After taking a bow in Montreal over the past two weeks, the P.K. Subban Show finally arrived for its opening act in Nashville.
And Subban made it perfectly clear he is ready to help the Nashville Predators bring a championship to Music City.
"I'm excited about our team, I'm excited about this city, and most importantly, I'm excited about the opportunity to win the Stanley Cup," Subban said at Bridgestone Arena on Monday. "That's what this is all about. Coming here is not a popularity contest; coming here is about helping this team to win and win a championship. That's what I'm here to do and I want to do my part."
Video: P.K. Subban addresses the Nashville media
Subban said that will start with talking to coach Peter Laviolette and his staff to figure out how he's going to fit. General manager David Poile said Subban should thrive in Laviolette's up-tempo, aggressive style, but the defenseman wants to listen and learn before he starts claiming his role.
"I'm sure after my first game there's going to be some corrections," he said. "I'm sure after game 82 there's going to be some things that they want me to do differently. I always have an open-mindedness to getting better. When you have the coaching staff that I'm going to have now, I don't think you're doing yourself any help by not listening. I think I'd rather probably do more listening than talking, soak it all in, and try to use that the best way I can on the ice."
Subban was traded by the Montreal Canadiens to the Predators for defenseman Shea Weber on June 29. Subban was on vacation in Europe at the time, so it took him until Sunday to finally get to Tennessee.
Upon arriving in Nashville, Subban got a whirlwind tour of his new hometown. He sang Johnny Cash's "Folsom Prison Blues" on stage at the famous Tootsie's Orchid Lounge on Broadway, interacted with some of his new fans, and met youth hockey players at the Ford Ice Center in Antioch.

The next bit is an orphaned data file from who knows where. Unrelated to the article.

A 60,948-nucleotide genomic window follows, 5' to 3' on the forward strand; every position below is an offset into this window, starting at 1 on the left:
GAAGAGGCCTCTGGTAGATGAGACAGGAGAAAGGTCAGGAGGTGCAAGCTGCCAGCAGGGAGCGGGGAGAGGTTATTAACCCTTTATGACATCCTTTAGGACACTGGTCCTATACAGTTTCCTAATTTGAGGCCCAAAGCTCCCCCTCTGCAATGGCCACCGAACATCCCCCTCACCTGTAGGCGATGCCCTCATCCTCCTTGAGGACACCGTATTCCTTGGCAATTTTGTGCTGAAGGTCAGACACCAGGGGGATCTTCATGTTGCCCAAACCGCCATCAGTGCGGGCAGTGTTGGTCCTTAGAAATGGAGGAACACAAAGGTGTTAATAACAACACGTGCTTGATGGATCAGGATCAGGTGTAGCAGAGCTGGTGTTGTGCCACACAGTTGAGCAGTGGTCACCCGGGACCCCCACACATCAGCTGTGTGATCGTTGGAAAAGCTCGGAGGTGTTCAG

Video: Subban tours Nashville and receives his Preds jersey
Having experienced Nashville as a Predators player for the first time, Subban said he thought he fit right in with the culture and attitude of what many have described as America's newest "It" city.
"Nashville is a fun city with great people and great energy," he said. "I'm a high-energy person. I just have a zest for life, I guess you could say. I wake up every morning and I just try to be a better person and better at what I do. I feel like Nashville is a city filled with people like that. Coming here, I feel right at home, I feel really comfortable."
Subban made it clear he wouldn't try to be Weber, the Predators former captain, and that Weber is probably saying the same thing in Montreal. They have been successful players for years and have their own identity and style.
Poile touted the youth of Nashville's top four defensemen: Subban (27), Roman Josi (26), Ryan Ellis (25) and Mattias Ekholm (26). As the oldest, it will be a new challenge for Subban to be the veteran instead of learning from one.
"It's definitely different, not having somebody older," Subban said. "I've always had Hal Gill or Andrei Markov or someone like that (in Montreal), but there comes a time in your career where you have to take that jump and that step.
"I don't think I'm doing it alone. I look at this team, whether it's just the back end or not, we have guys like [forward Mike Fisher] and guys that we can look to for that guidance with great forwards and defensemen."
Subban said he'll seek advice from Predators assistant and Hockey Hall of Famer Phil Housley, another defenseman who was traded in the prime of his career from his first NHL team, going from the Buffalo Sabres, where he spent eight seasons, to the Winnipeg Jets in 1990.
Subban said he doesn't want to shake things up too much but hopes to come in and help a team that was already on the rise. The Predators reached the Western Conference Second Round last season, where they lost to the San Jose Sharks in seven games. Two seasons ago, their first under Laviolette, they had 104 points.
"It always seems that Nashville has been able to produce and have great defensemen," Subban said. "I think that the way this team is going to play will help move the puck out of our zone, play solid defensively and be competitive over a long period of time. That's the goal, to be able to be successful in the playoffs. The way this team has been trending over the past few years, hopefully I can just come in and support that."